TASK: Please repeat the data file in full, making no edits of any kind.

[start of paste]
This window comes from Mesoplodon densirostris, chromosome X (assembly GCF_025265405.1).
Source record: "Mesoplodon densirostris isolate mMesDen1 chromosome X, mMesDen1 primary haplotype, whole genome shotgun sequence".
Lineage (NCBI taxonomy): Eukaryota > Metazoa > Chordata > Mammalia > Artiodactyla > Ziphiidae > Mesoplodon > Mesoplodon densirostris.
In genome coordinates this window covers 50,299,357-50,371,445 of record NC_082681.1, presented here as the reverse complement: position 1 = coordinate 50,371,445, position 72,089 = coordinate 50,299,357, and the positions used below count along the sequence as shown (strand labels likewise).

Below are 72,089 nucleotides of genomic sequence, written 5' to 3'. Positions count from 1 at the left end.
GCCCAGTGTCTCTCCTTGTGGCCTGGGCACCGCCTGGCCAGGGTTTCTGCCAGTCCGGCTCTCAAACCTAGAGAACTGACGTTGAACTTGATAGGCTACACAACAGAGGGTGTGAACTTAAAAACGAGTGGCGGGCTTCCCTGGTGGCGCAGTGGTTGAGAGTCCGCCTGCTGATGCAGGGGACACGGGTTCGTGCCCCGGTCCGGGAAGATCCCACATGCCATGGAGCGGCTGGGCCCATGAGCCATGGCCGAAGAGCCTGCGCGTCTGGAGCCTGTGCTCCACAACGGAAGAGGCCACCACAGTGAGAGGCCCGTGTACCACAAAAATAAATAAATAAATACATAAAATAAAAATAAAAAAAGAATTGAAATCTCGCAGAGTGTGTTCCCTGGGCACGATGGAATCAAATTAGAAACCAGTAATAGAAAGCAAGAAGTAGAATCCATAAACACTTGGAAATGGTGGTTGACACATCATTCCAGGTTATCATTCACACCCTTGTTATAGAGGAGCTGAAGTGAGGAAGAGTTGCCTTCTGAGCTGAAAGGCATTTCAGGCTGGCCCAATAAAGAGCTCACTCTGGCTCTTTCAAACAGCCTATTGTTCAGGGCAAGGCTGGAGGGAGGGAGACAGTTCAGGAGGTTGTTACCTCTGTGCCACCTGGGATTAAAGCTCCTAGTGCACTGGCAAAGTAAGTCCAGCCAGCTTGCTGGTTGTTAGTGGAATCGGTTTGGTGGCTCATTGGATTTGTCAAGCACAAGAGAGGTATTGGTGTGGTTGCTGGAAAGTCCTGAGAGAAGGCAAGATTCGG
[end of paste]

This window comes from Mesoplodon densirostris, chromosome X (assembly GCF_025265405.1).
Source record: "Mesoplodon densirostris isolate mMesDen1 chromosome X, mMesDen1 primary haplotype, whole genome shotgun sequence".
Lineage (NCBI taxonomy): Eukaryota > Metazoa > Chordata > Mammalia > Artiodactyla > Ziphiidae > Mesoplodon > Mesoplodon densirostris.
In genome coordinates this window covers 50,299,357-50,371,445 of record NC_082681.1, presented here as the reverse complement: position 1 = coordinate 50,371,445, position 72,089 = coordinate 50,299,357, and the positions used below count along the sequence as shown (strand labels likewise).

Below are 72,089 nucleotides of genomic sequence, written 5' to 3'. Positions count from 1 at the left end.
GCCCAGTGTCTCTCCTTGTGGCCTGGGCACCGCCTGGCCAGGGTTTCTGCCAGTCCGGCTCTCAAACCTAGAGAACTGACGTTGAACTTGATAGGCTACACAACAGAGGGTGTGAACTTAAAAACGAGTGGCGGGCTTCCCTGGTGGCGCAGTGGTTGAGAGTCCGCCTGCTGATGCAGGGGACACGGGTTCGTGCCCCGGTCCGGGAAGATCCCACATGCCATGGAGCGGCTGGGCCCATGAGCCATGGCCGAAGAGCCTGCGCGTCTGGAGCCTGTGCTCCACAACGGAAGAGGCCACCACAGTGAGAGGCCCGTGTACCACAAAAATAAATAAATAAATACATAAAATAAAAATAAAAAAAGAATTGAAATCTCGCAGAGTGTGTTCCCTGGGCACGATGGAATCAAATTAGAAACCAGTAATAGAAAGCAAGAAGTAGAATCCATAAACACTTGGAAATGGTGGTTGACACATCATTCCAGGTTATCATTCACACCCTTGTTATAGAGGAGCTGAAGTGAGGAAGAGTTGCCTTCTGAGCTGAAAGGCATTTCAGGCTGGCCCAATAAAGAGCTCACTCTGGCTCTTTCAAACAGCCTATTGTTCAGGGCAAGGCTGGAGGGAGGGAGACAGTTCAGGAGGTTGTTACCTCTGTGCCACCTGGGATTAAAGCTCCTAGTGCACTGGCAAAGTAAGTCCAGCCAGCTTGCTGGTTGTTAGTGGAATCGGTTTGGTGGCTCATTGGATTTGTCAAGCACAAGAGAGGTATTGGTGTGGTTGCTGGAAAGTCCTGAGAGAAGGCAAGATTCGG